Viral load outcomes in a cohort of alcohol-consuming people living with HIV receiving antiretroviral therapy in Mumbai, India
We examined the association between alcohol consumption, adherence and viral load (VL) in a cohort of 940 alcohol-consuming, human immunodeficiency virus (HIV)-positive men receiving antiretroviral therapy in Mumbai. Some of the participants (16.7%) had missed > 1 doses in the last four days and 17.6% reported > 1 treatment interruptions in the last 12 months; 60.8% of the participants consumed alcohol > 2 times/month, 62.8% consumed > 3 drinks/typical day and 11.5% reported binge drinking > 1 times/month; 76.4% of the participants had VL < 200 copies/mL. Higher alcohol consumption was associated with nonadherence (odds ratio [OR]: 1.21; 95% confidence interval [CI]: 1.11–1.31) and treatment interruptions (OR: 1.20; 95% CI: 1.11–1.31). We found no association between alcohol use and VL. There was, however, a significant interaction effect of alcohol use and nonadherence on virological failure (Adjusted Odds Ratio [AOR]: 1.23; 95% CI: 1.03–1.47) implying that alcohol negatively impacts VL outcomes but mediated through adherence. Alcohol use was associated with poor adherence, which in turn was a strong predictor of virological failure.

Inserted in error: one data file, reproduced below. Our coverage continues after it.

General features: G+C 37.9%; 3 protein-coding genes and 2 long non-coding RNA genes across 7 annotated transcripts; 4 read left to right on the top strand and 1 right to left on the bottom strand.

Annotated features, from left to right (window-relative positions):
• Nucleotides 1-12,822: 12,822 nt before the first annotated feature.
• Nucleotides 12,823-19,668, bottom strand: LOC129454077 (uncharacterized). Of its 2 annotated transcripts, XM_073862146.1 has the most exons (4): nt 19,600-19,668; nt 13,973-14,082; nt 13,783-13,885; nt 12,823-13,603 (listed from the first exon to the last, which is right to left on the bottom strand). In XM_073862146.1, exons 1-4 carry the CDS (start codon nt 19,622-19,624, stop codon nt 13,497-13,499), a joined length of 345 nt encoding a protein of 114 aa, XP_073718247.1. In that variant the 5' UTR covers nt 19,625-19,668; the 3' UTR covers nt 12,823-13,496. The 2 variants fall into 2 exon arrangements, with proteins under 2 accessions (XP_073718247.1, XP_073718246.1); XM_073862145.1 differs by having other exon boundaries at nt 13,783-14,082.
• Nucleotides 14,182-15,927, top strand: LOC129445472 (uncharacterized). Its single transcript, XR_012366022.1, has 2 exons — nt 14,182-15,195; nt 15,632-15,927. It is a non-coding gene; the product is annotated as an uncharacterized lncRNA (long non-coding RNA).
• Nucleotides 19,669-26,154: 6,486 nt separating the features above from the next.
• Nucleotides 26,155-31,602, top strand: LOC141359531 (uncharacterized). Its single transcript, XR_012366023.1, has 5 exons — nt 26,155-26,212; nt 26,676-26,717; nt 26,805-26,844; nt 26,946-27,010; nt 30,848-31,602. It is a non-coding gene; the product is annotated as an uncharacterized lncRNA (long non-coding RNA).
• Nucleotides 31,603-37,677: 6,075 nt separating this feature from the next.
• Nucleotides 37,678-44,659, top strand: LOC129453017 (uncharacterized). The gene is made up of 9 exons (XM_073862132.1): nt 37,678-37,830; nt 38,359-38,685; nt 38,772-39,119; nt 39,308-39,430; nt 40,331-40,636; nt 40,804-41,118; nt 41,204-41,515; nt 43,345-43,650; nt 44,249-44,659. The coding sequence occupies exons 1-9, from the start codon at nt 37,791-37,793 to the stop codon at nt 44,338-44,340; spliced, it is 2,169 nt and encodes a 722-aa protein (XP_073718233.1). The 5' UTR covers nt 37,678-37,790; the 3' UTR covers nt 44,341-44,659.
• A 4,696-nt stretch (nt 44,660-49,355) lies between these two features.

Sarna, Avina, Roopal Jyoti Singh, Jean J. Schensul, Sushma S. Gaikwad, Kavita Joshi, Rupal Malye, Bidhubhusan Mahapatra, Toan Ha, and Stephen L. Schensul. 2020. "Viral load outcomes in a cohort of alcohol-consuming people living with HIV receiving antiretroviral therapy in Mumbai, India," International Journal of STD & AIDS, https://doi.org/10.1177/0956462420921731.